But beyond the nuclear issue, we need to convince Beijing that our vision of Korea is no threat to China. We want a unified Korea strong enough to defend itself from its three big neighbors but which offers no threat to them or excuse for intervention. We would then have no reason for ground troops or any other forces on the peninsula that could threaten China. Moreover, a prosperous, market oriented North Korea would be of great economic advantage to northeast China, especially as it integrates with South Korea and provides new trade routes to Japan and the Pacific.

Coupled with the risks to China of a weakening and vulnerable North Korea, and indeed of the very real possibility of South Korean and American intervention, China should clearly see it in its interests to join with us in pressing Pyongyang to radical and liberalizing reforms.

Our New Goal: A Unified Republic of Korea

With the end of a Stalinist North Korea in sight, our relations with South Korea are bound to change as well. A suspicion that our army is there for reasons that are not necessarily good for Korea is bound to increase as North Korea looks weaker and China looks more benign. Just as with China, we need to make it clear to Seoul that once North Korea is on a true reform track and a democratic reunion is in the works, our standing army will come home. We can start this process now by ending permanent type construction in South Korea and by operating increasingly on a task force basis. Our base property is worth billions of dollars and can be given to Korean cities in great need of green space. If both countries' longer-term interests include US naval or air bases in Korea, lets negotiate these now, with 100-year leases, but lets prepare to pull our ground forces out as soon as this last battle is won.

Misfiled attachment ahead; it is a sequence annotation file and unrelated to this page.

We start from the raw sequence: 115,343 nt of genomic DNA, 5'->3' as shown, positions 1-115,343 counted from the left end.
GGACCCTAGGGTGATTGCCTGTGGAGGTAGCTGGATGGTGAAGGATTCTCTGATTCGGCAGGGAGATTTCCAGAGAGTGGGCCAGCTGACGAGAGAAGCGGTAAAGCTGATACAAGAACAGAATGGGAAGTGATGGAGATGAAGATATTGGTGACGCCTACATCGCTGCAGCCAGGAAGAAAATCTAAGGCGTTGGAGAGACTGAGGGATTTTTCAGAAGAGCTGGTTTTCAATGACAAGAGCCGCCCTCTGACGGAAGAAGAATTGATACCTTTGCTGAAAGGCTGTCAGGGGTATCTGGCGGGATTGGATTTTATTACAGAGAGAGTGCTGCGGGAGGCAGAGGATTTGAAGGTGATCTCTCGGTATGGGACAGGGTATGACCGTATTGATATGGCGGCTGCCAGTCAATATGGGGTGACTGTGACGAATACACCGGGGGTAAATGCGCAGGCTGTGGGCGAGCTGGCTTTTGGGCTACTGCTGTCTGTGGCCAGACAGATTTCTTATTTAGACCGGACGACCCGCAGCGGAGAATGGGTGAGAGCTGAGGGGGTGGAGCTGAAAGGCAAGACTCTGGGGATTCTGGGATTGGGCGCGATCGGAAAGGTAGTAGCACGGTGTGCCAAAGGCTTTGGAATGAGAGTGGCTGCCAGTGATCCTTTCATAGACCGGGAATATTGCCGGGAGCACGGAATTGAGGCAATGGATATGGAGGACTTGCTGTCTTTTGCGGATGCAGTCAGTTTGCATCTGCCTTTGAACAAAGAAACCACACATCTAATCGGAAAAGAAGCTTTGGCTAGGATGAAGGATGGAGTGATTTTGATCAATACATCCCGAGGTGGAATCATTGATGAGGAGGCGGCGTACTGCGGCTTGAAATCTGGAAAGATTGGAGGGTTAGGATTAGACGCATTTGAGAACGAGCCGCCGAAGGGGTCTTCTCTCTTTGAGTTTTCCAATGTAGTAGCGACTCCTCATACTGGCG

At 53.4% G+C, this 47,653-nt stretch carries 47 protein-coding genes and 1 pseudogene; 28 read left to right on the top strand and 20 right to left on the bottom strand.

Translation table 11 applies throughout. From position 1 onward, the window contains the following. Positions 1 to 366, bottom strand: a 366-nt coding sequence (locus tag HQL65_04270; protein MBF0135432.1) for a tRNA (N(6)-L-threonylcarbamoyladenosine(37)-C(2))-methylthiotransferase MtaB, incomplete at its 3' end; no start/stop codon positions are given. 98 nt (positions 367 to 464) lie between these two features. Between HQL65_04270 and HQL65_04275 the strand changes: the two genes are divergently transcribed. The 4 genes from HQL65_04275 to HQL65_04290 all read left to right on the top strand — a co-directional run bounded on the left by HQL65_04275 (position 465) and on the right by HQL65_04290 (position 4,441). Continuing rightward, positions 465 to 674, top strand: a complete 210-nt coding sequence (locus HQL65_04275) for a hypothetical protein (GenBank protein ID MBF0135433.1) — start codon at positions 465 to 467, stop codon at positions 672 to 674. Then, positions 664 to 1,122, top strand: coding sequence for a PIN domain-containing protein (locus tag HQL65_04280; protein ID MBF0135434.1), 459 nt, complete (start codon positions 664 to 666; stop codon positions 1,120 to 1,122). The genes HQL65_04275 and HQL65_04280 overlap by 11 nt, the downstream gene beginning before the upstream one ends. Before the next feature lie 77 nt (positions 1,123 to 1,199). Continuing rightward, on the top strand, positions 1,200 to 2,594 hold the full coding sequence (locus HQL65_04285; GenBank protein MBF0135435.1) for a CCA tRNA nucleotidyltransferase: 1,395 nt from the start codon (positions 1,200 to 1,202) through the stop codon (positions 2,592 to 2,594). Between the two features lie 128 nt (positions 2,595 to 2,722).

And it's also the time for the US to step up to the plate as the principal proponent for a reunified, democratic, and market oriented Korea. Of all the powers in the region, we have the most to gain and least to loose from a unified Korea, as long as such a Korea is strong enough to fend off territorial advances by any of its big neighbors--a process that once again might threaten to bring us into the fray. And only a market and trade oriented Korea will have that kind of strength. We can be a positive example even for South Korea whose authorities fear sharing democratic power with North Koreans and whose business worry about the private business risks integration would bring.

Why is this our business? We can be proud that our army liberated Korea from Japan in 1945 and we saved it from communism in 1950. But with a stroke of a pen at Yalta, we also are responsible for cutting Korea in two. Now, as the final act of the Cold War, lets help put it back together.

1. Mr. Brown is an economist in the US Department of Commerce and in 1998 authored a National Intelligence Estimate on the prospects for North Korea's economy for the National Intelligence Council. He also is a fellow of the Institute for Corean-American Studies and an adjunct professor at George Mason University. The National Intelligence Council cleared this article but it does not reflect views other than those of the author. It was prepared outside the scope of his official duties.

2. See Scalapino and Lee,Communism in Korea, U. Of California Press, Berkeley, CA, 1972, pp.390-402
3. See Stephen Walt, "Two Cheers for Clinton's Legacy",Foreign Affairs, March/April 2000, page 72.
4. Speech to Woodrow Wilson Center for Scholars, Washington, D.C., 2000.
5. Scalapino and Lee, op cit.
6. The logic of nuclear arms dictates that North Korea must brandish such a weapon or it have its usefulness sharply diminished. For Pyongyang could never actually fire a nuclear weapon without inviting its own assured destruction. Its value is only in Pyongyang's ability to threaten to use it in a situation where the leadership was in major trouble, and for such a threat to be taken seriously, the weapon would have to have been observed to be in the leadership's possession.